In a relationship, love and forgiveness can conquer most anything if two people are willing to work through the crisis. The problem is this: most people give up at the sign of any discomfort. It is usually one person that makes that decision to say they aren’t going to put up with someone anymore. Sometimes both do and then they say it was mutual when they leave at the end.
Love is easy, you can kiss and make up. Relationships are for grown-ups and require a lot of hard work. Persistence, dedication, love, and commitment to each other. This is the recipe for turning things around. If one or both refuses, they have missed out on an opportunity to grow and become better people. They are essentially running away and choosing to continue living their life in the crisis. This is unfortunate. If they could stay with their partner and do the work, the relationship could potentially transform into a much more powerful union. A sense of relationship enlightenment could ensue.
There is a saying “No matter where you go, there you are.” In this case it means that you can keep going from one relationship to another, but you will still continue to be the same person over and over again if you do nothing to learn from the past. You will keep finding the same faults in the other if you are unable to heal your wounds from those who came before. Two people make mistakes in the relationship. Both need to heal.
My mother remembered fondly last night how she might have been married 60 years this September to my father. I could hear the sadness in her voice. He was her first love. My father has often told me that he realizes he gave up on a good thing. I have heard many clients tell me that one or both parents are still sad about losing their spouse as well. When you grow older and look back on your life, it is so easy to see the mistakes that you made. It is too easy to realize, too late, if only I would have done this or that. Now, in our modern society, there are too many books, therapists, workshops, to run and hide. And so many people still choose to do just that.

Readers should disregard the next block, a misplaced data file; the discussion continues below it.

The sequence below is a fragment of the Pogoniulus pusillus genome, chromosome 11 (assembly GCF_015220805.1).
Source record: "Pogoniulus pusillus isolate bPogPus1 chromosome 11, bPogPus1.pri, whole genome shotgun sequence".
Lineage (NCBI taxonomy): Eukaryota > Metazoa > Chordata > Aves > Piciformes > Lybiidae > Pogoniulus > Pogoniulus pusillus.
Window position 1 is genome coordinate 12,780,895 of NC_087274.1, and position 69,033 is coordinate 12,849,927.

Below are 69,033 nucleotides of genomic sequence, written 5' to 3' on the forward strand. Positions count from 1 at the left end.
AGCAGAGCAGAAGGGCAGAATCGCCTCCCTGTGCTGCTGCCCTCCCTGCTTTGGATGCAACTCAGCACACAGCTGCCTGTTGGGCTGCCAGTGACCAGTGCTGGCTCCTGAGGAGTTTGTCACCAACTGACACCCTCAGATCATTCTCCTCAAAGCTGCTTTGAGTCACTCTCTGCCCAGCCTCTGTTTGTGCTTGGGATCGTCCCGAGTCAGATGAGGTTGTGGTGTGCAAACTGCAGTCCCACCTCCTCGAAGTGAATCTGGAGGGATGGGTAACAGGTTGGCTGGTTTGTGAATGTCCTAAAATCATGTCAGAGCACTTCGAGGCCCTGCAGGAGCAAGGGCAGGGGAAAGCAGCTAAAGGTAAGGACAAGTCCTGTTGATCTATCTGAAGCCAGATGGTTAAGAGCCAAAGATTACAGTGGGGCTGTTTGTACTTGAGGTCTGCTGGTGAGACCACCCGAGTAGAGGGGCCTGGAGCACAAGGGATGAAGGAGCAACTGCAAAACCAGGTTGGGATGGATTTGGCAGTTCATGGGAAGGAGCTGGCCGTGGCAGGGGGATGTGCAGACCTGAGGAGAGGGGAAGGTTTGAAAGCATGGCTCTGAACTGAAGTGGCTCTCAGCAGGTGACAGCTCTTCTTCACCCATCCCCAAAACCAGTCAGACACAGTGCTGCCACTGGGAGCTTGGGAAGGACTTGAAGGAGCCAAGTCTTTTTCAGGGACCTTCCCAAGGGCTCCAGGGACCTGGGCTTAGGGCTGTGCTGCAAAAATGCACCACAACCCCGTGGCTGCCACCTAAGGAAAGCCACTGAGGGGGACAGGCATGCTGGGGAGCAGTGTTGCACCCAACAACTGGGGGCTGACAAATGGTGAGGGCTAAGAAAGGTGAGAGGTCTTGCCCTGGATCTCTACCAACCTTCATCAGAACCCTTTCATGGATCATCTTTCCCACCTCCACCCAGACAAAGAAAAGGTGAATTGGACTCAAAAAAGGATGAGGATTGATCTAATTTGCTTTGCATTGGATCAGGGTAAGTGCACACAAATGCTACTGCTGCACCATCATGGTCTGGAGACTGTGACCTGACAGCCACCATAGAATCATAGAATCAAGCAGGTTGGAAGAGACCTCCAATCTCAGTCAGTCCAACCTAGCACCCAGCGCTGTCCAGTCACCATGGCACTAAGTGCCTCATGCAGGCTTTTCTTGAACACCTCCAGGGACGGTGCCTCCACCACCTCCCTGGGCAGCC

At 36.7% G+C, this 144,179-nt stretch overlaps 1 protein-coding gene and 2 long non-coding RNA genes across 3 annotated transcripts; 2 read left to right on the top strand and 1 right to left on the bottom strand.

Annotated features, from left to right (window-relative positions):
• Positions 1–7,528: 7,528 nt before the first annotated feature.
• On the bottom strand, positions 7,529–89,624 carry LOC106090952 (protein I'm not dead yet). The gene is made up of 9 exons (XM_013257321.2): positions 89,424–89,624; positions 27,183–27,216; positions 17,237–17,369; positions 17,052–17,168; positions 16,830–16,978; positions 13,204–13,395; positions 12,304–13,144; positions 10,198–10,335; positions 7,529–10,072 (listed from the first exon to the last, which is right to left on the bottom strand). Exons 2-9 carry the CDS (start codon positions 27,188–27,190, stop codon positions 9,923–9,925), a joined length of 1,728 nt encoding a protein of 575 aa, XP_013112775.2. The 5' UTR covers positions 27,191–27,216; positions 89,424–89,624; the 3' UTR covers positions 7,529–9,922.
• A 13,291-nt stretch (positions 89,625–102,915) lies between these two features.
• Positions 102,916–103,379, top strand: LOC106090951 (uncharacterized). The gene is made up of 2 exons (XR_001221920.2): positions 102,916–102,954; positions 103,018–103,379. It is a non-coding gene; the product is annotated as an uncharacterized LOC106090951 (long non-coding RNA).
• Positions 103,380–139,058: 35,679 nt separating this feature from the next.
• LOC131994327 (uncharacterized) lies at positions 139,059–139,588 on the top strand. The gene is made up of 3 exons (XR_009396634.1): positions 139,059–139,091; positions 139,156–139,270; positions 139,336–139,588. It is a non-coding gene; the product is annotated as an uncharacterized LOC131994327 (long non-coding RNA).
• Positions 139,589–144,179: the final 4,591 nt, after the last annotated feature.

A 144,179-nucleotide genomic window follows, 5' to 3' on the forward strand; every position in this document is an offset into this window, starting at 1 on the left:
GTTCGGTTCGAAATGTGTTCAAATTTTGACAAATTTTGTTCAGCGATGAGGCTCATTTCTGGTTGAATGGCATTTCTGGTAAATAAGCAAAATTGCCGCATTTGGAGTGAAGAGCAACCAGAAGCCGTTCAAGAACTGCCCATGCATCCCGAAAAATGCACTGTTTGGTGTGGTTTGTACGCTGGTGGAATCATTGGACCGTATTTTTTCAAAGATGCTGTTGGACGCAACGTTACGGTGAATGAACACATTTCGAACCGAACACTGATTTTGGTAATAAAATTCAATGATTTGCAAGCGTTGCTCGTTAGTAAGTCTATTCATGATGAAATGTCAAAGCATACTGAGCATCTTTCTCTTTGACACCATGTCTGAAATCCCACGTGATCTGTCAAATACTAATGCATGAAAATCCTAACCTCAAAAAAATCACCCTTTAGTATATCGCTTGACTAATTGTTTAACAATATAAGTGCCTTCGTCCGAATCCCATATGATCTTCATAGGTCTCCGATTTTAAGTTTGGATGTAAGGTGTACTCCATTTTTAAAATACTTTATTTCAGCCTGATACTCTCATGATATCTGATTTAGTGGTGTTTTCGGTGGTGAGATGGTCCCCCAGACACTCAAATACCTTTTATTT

I had a client who’s husband cheated on her. He realized, after losing her, that he loved her more than the affair and did everything in his power to get her back. They stayed apart while doing this. They communicated. He did individual therapy; she did the same. They did couples counseling. He made sure to rebuild trust and then they worked on repairing the damage. “Repair is less about fixing what is broken and more about getting back on track,” Zach Brittle LMHC as seen in the article above (open repairing). Once she felt sure she was ready to return to him, they did and are all the more better for this.
When two people are very passionate for each other, there will be times when mistakes are made. It goes without saying. Words are spoken in the heat of the moment. Decisions to sleep with someone are made in an environment that is often ripe with alcohol or drugs – or the work trip when no one is around. Mistakes that people make because they are too caught up in the relationships of their past, are unable to let go of their anger. Mental health conditions that the person is unwilling to get support on.